How Santa Clara County Proposition 13 Works

by vbrasil on February 12, 2009

santa clara county proposition 13, santa clara county property tax

Frequently new homeowners will ask why they are paying twice as much (or far more) in property taxes than their neighbor. The answer is Proposition 13. Passed by the voters in June, 1978, Proposition 13 is an amendment to the California Constitution that limits the assessment and taxation of property in California. It restricts both the tax rate and the rate of increase allowed in assessing real property as follows: 

  • The property tax cannot exceed 1 % of a property’s taxable value, plus bonds approved by the voters, service fees, improvement bonds, and special assessments.
  • A property’s original base value is its 1975-76 market value. A new base year value is established by reappraisal, whenever there is a change in ownership or new construction. Except for change in ownership or new construction, the increase in the assessed value of a property is limited to no more than 2% per year.
  • Business Personal property, boats, airplanes and certain restricted properties are subject to annual reappraisal and assessment.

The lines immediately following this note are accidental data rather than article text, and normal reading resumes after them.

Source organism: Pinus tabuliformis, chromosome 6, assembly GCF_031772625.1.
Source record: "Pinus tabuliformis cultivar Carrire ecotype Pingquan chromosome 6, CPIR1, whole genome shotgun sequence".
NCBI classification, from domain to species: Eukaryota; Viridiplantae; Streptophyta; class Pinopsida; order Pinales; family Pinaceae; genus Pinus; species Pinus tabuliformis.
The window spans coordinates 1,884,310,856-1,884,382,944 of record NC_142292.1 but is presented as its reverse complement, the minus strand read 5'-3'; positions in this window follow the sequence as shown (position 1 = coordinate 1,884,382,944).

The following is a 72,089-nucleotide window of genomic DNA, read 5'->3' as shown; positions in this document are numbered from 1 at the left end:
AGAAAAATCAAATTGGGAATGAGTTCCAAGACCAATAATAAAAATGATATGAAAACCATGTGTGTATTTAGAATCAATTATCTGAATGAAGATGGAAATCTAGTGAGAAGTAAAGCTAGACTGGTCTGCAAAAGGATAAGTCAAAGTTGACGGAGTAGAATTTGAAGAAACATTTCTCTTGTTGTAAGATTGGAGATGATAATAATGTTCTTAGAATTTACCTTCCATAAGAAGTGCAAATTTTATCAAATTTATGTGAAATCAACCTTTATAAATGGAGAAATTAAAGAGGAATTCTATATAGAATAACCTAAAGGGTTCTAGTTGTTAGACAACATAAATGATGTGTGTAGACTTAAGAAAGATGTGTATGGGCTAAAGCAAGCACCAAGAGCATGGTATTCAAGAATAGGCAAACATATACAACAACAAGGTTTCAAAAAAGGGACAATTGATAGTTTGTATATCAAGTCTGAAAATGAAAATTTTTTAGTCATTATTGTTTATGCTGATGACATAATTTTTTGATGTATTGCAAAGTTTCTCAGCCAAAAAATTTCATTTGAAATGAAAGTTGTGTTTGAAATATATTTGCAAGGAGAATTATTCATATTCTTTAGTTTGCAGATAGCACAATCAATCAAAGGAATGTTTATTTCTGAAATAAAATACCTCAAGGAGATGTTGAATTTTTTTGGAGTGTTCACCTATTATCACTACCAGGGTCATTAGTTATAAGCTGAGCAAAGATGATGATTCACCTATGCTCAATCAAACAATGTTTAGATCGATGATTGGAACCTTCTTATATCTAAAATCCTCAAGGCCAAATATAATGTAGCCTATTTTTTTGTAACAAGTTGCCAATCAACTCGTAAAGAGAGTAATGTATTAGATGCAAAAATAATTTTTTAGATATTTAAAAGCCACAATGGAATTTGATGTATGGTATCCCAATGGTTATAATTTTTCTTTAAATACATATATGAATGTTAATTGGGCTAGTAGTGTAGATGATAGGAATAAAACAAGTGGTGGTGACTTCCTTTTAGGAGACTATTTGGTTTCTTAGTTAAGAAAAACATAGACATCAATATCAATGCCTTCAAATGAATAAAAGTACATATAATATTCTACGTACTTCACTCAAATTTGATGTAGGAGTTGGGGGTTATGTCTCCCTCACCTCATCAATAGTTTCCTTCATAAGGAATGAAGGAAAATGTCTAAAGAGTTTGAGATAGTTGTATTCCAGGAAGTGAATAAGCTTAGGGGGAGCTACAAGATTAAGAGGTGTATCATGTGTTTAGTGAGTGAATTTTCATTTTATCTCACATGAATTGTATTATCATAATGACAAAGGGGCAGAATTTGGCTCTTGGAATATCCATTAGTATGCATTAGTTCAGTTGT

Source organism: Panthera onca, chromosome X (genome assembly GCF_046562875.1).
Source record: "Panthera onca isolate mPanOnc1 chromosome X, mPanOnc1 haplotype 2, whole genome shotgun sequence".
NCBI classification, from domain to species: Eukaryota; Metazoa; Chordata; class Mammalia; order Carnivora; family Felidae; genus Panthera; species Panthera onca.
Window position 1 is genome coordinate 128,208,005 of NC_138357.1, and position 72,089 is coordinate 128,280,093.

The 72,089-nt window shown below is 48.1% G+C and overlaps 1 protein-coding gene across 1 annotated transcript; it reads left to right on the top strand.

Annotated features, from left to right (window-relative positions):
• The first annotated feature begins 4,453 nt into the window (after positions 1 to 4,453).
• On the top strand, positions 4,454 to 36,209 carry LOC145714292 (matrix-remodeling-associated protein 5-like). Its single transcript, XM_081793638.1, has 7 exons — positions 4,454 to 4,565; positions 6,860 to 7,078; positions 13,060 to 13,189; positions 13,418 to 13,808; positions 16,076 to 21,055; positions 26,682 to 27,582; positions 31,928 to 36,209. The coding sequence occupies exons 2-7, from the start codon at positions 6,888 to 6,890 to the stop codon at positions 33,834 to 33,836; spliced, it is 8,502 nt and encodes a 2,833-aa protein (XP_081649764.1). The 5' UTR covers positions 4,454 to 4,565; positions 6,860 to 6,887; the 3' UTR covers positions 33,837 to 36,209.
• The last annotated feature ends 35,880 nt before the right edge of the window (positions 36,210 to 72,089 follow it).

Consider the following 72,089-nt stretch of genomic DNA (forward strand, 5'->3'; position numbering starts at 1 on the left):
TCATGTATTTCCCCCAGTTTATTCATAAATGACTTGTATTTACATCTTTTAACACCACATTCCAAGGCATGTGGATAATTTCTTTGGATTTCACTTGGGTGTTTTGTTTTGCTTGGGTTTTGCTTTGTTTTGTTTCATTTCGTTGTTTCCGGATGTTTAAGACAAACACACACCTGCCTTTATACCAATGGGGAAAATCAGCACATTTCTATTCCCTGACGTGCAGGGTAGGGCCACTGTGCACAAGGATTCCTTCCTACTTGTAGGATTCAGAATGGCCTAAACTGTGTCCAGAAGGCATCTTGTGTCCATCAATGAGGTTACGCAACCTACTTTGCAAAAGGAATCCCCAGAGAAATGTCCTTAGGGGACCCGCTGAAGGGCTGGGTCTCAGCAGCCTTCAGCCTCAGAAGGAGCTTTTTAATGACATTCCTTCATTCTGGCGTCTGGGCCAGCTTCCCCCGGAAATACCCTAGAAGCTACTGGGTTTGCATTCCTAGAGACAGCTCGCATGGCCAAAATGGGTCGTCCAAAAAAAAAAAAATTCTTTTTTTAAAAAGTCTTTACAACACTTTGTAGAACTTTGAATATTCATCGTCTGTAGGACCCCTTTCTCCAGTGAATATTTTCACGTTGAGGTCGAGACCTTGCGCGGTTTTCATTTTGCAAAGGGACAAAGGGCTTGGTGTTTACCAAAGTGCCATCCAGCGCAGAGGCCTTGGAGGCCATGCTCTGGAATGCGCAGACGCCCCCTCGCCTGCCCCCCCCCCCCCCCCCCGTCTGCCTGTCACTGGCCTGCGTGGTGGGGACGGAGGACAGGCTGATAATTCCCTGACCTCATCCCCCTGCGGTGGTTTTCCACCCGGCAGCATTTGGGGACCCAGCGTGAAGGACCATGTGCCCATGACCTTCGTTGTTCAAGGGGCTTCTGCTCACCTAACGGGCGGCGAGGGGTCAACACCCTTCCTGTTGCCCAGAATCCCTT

• In the case of real property, the adjusted (factored) base year value is the upper limit of value for property tax purposes.
Historically, the market value of real property has increased at a significantly greater rate than the assessed value, which is limited to no more than 2% per year, unless there is a change in ownership or new construction.
 
The result has been a widening disparity between the market value and assessed value of property in Santa Clara County. Long time property owners benefit from lower assessments while new, and frequently younger property owners, are adversely impacted by assessments that can be as much as ten times greater than the owner(s) of a similar property held for many years.

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